Tuesday, May 29, 2012

IN YOUR HANDS: A Focus on Sculpture

Sample Masterpiece Created
Via the Help of 2 Hands Clay
Budding Artists has a very special treat for you this weekend during our Master Series children's art workshop. Not only will we be featuring Henry Moore on Saturday, June 2, 2012, but the workshops are going to be run by our friends at 2 Hands Clay! They go to birthday parties, classrooms, into the homes of seniors, folks with special needs, and to pretty much any group that desires to play with clay (think church groups, mom & tot groups, women's groups and more), but this week they will be at the London Farmer's Market at 10:30am and 1pm sharing their clay creations with Budding Artists and a lucky group of children. How cool is that?!

Moore's creative process
So why do you think we asked 2 Hands Clay to help out with this week's children's art workshop? For those of you who suggested it was because Henry Moore was a sculptor, you'd be correct! In fact, Moore was well known for his drawings, textiles and graphics, but it was his sculptures that helped to propel him into the role of Master Artist and brought him fame around the world. Just as Budding Artists hopes your children are, he too was interested in sculpture and art from an early age. After briefly serving in World War I, Moore attended Leeds School of Art where he excelled to the point of winning a scholarship to the Royal College of Art in London in 1921.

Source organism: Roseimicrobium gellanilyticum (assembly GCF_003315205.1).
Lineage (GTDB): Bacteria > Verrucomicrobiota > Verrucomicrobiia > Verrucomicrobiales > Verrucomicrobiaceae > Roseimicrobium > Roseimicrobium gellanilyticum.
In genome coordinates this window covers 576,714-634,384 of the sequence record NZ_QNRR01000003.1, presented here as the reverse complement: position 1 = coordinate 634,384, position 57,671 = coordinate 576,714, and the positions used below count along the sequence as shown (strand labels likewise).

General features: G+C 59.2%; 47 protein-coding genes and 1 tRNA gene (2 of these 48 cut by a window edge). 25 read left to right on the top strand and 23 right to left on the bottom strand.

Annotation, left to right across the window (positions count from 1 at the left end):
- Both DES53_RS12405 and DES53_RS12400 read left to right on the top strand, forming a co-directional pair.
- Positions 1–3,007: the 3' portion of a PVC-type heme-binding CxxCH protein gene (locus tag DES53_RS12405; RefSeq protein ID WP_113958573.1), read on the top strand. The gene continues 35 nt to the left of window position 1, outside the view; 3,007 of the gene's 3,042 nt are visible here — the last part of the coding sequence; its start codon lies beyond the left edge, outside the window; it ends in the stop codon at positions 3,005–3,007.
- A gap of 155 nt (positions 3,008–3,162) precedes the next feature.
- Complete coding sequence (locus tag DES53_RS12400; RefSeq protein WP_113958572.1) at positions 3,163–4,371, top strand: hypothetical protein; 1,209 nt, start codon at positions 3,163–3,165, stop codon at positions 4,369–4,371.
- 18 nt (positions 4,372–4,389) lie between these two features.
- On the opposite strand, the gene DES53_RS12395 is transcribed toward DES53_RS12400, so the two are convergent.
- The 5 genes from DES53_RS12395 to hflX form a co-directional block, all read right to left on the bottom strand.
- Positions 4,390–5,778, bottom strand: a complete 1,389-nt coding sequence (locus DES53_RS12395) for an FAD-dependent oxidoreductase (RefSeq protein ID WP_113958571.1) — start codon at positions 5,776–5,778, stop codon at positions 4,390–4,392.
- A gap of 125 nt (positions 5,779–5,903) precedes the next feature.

The creative process of a child
This experience helped to start a career in the arts for Moore that we hope your own budding artists can aspire to as well. The folks at 2 Hands Clay provide the materials and a few ideas to spark some creativity, but the process is all in the hands of the creator. Just as Moore molded his creations from the influences of the world around him, as well as a vision in his mind's eye (plus a maquette or two), so too will your child, under the guidance of 2 Hands Clay, create their own masterpiece. Have clay, will create!

Reclining Figure
Moore created thousands of sculptures over his 88 years, but this weekend the process is all about your kids. Where Moore specialized in fluid forms, African motifs, female figures and family groupings, what form do you think your children will pull out of the clay? His figures were often seen reclining and featured piercings that gave an abstract air to the sculptures. Your child will have an opportunity to mold the piece of clay they receive into a form that works for them, adding colours as their creativity fancies them. With a little more encouragement, perhaps one day your child's creativity and future sculptures will grow larger, just as Moore's did when the demand for his public art commissions increased.

Only time will tell, but giving your child an opportunity to explore is the first step. What do you think your little artist can create in 90 minutes of fun and clay adventure with the help of 2 Hands Clay? Sign your kids up today and watch their vision sculpt the future. See you Saturday!

2 Hands Clay Adventure

Wednesday, May 23, 2012

Pop! A Look at Art Through Andy Warhol's Eyes

Do you think anything interesting ever happens in Pittsburgh? Well, back on August 6, 1928 Andrew Warhola was born (he would later drop the 'a' from his last name and go by 'Andy'). Son of Rusyn immigrants, the third child of Andrej and Julia might not have taken the world by storm in his earlier years, but things were destined to change. The name "Andy Warhol" would be known the world over and his new brand of Pop Art would take the art scene by storm. And it didn't take long.

In The Bottom of My Garden - 1956